Trends

All The Bright Places: A Movie That Has Nothing To Offer

As a huge fan of the book All The Bright Places by Jennifer Niven, watching the movie was a terrible lucid dream.

As a huge fan of the book "All The Bright Places" by Jennifer Niven, watching the movie was a terrible lucid dream. A rom-com, set in an unnamed city in Indiana brings to life the book in it's worst possible form. You would think it would be better considering that Niven herself was one of the co-writers of the movie.

"All the Bright Places" stars Elle Fanning and Justice Smith as Violet Markey and Theodore Finch, high school classmates-turned-lovers navigating mental illness, grief and childhood trauma, all within the terribly directed 1 hour and 48 minutes. Though the themes they aimed at are of importance, the lack of a substantial storyline negates those very themes.

Violet (Elle Fanning) is nurtured and courted by the even more broken Finch (Justice Smith). One has lost her sister in a car accident, and the other is recovering from an abusive childhood.

The film opens with Violet perched on the brink of a bridge ready to take the leap. From this sombre beginning, the film fails to build a plausible relationship between two broken youngsters mainly because I saw no chemistry between Fanning and Smith. It looked like they were forced to be together and there was a man holding a gun to their head every time they had "moments."

Rushed and inconsistent pacing makes the movie seem like it’s hyper-aware of the fact that it’s based on a book, cutting through character development for the sake of getting to the meat of the story.  It assumes that the audience has read the book and just wants to see the highlights now - or at least that's what it feels like.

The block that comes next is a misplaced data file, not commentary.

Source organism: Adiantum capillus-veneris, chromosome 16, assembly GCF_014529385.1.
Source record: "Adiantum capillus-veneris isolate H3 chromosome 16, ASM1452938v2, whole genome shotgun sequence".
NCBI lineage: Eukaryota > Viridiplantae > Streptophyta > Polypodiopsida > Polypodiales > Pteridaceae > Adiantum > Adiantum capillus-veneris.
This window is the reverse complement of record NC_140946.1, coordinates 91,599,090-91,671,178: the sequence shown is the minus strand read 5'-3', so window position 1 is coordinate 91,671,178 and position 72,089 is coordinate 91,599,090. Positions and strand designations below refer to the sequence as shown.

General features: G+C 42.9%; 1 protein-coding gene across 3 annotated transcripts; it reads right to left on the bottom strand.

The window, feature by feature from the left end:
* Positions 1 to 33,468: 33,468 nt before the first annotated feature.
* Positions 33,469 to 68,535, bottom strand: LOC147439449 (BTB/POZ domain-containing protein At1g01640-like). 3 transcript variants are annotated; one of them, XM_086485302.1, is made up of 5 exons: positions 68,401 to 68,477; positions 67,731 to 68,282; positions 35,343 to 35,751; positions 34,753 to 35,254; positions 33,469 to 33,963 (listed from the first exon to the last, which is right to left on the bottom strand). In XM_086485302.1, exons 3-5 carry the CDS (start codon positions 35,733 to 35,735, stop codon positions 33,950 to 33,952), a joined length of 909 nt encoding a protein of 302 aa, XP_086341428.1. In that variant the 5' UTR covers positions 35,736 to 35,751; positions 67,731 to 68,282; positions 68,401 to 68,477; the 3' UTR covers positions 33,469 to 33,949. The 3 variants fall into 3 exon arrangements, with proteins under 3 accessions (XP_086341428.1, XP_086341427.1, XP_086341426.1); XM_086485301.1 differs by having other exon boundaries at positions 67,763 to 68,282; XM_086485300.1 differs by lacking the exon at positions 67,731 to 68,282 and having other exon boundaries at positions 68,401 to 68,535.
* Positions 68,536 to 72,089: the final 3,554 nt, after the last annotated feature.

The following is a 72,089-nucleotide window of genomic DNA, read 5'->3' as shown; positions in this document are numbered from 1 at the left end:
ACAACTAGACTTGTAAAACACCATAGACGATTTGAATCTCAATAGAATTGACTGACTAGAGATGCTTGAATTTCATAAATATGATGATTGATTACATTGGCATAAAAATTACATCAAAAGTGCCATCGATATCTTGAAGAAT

It’s aggravating to see such important themes butchered so mercilessly in a film, as even the intricacies of Theodore’s undiagnosed mental illness are not explored. This further prevents the audience from connecting fully with any character. 

I remember putting down the book and crying for a good fifteen minutes when Finch passed away. In the movie, however, the loss of an important character feels less like loss and more like an intricate set up to make you cry forcefully. The connection with the characters is so little - death feels like nothing.

Even in the final scene, which features Fanning giving a supposedly "moving" speech to her classmates, lacks any inflection in her voice which makes even the finale fall flat on its face. By the time the inevitable tragedy occurred, I had no interest in these two heartbroken souls because the screenplay was more lost than it could ever be.

On the plus side, Smith is very likeable as a character and actor - even though Finch is broken and hurt - there's something positive about him. That's the one similarity to the book that the director got right.

But apart from this, the movie simply just fails to impress or stay memorable. Although set with a promising premise, “All the Bright Places” falls short of creating anything worthwhile.

Trends